Vol 11, Issue 6
Older generations always seem to comment on the differences between the youth of today and when they were young. Musical tastes contrasted with artists of a bygone era, cyclical fashion trends that arouse nostalgia, and the classic recklessness and rebellion that each new generation apparently continues to descend into.
On this last point, however, many Victorians of any age would agree that something seriously concerning is happening if our headlines are dominated by Victorian youth who invade homes, assault people and commit crimes with no visible remorse for their actions.
Amidst all the anger, fear and hostility surrounding the compromised safety of the community, lies the complex task of ensuring youth offenders understand the gravity of their actions, and are re-educated and re-enter society as lawful individuals to avoid becoming connected with the criminal justice system for the rest of their adult lives.
But how do we make this a reality? How can we get the message through to the cognitively immature and developing brains of these youth that committing crimes has no benefit on anyone’s lives whatsoever? Sure, some young people make mistakes and some may lack the maturity to behave in alliance with lawful societal norms. But breaking into homes, or stealing cars, or assaulting others? These are situations where disciplinary actions and the onus of taking responsibility for one’s actions need to mix with education to achieve any lasting benefits.
Arguably, no one except the offenders themselves know why they behave the way they do. Who knows, some youth might actually just be rebelling from their sheltered cosy upbringing, or seeking attention by adopting an attitude incongruous to their family values. Alternatively, some of these youth might truly be angry at the world for whatever less-than-ideal circumstances they’re in, or the dysfunctional, emotionally traumatic upbringing they've had.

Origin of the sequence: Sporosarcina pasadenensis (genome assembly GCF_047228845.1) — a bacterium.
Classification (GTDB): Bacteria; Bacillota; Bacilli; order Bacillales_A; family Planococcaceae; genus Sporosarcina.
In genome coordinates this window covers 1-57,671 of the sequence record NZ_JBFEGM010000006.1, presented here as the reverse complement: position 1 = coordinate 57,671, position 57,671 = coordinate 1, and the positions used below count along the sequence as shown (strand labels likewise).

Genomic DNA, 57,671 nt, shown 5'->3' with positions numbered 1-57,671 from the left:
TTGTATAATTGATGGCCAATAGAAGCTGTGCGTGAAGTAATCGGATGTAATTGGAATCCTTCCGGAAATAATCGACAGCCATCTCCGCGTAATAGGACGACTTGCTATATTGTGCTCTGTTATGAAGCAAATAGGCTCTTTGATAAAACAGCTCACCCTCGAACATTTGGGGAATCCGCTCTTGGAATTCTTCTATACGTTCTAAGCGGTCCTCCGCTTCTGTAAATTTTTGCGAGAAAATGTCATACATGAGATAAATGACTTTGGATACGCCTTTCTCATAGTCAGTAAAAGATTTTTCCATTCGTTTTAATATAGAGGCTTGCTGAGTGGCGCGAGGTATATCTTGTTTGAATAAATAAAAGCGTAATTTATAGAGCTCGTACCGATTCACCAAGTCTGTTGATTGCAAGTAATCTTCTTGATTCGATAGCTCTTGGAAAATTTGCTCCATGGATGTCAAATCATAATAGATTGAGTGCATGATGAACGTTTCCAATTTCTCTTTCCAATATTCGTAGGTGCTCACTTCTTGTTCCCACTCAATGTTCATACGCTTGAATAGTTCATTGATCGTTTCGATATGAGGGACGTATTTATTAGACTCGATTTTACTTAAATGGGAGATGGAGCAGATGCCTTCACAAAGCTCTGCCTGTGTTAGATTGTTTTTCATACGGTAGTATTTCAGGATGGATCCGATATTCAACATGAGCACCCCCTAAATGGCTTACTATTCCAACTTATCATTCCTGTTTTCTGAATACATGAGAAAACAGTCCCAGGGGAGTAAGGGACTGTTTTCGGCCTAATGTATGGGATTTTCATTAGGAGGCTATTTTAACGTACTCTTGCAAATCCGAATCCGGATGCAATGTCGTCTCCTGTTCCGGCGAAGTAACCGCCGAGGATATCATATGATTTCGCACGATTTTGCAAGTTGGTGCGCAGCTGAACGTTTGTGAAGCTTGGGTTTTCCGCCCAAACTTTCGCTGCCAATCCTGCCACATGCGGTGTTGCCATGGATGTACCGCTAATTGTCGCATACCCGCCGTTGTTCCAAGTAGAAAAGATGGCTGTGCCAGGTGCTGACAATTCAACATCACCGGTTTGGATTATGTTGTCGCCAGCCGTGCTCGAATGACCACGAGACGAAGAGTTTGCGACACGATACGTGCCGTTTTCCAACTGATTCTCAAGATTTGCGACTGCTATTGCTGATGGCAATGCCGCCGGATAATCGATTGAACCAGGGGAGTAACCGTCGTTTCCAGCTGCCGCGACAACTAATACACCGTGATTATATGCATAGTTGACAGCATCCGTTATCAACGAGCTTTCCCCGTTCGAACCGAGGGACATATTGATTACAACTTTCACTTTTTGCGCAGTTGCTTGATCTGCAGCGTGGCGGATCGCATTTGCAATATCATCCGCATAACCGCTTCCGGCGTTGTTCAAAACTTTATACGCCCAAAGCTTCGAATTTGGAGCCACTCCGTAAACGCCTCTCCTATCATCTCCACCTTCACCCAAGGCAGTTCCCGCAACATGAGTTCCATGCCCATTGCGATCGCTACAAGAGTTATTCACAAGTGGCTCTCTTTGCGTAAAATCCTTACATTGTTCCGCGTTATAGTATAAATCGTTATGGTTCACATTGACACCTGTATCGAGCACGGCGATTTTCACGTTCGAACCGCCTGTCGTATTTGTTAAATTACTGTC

Whatever their circumstances, this behaviour is still unlawful, and the state must find a multi-faceted approach to tackle the issue, to prevent future crime levels from increasing. Additionally, it seems evident that current youth offenders need a combination of discipline, behavioural re-education, and reintegration back into society as morally principled and, importantly, valued members of society. This way they actually have a purpose, can contribute in the community, and are ideally able to go into their future with as minimal interaction with the criminal justice system as possible.
Law-abiding citizens can choose to continue to blame, label, and lambast these youth until they’re blue in the face for the divide and problems being caused.
Frankly, plenty of that has already been done. And it’s achieved very little.
Now, Victorians need law- and policy-makers to find a way to transform the behaviour and attitudes of these youth in a disciplinary, preventative rather than reactive, manner. Otherwise, will we simply have to wait for that one exemplary case where a victim (or offender for that matter) is stabbed, king-hit or assaulted to death, and have the event capitalised by the media for publicity, before reform occurs? Or will we start implementing preventative measures to halt the crime rates here, in an attempt to reverse the damage done?
Obviously, I’m not suggesting these propositions are guaranteed or are even the most likely ways to resolve the issues with efficiency or certainty. I also acknowledge there may be more cost- or resource-effective options available other than what I have mentioned. In any case, however, the point outstanding remains: if children – criminals or otherwise – really are our future, the choices our current society makes to deter and guide them towards positive outcomes will affect Victoria’s future and safety for years to come.
Nathan Grech is a first-year JD student
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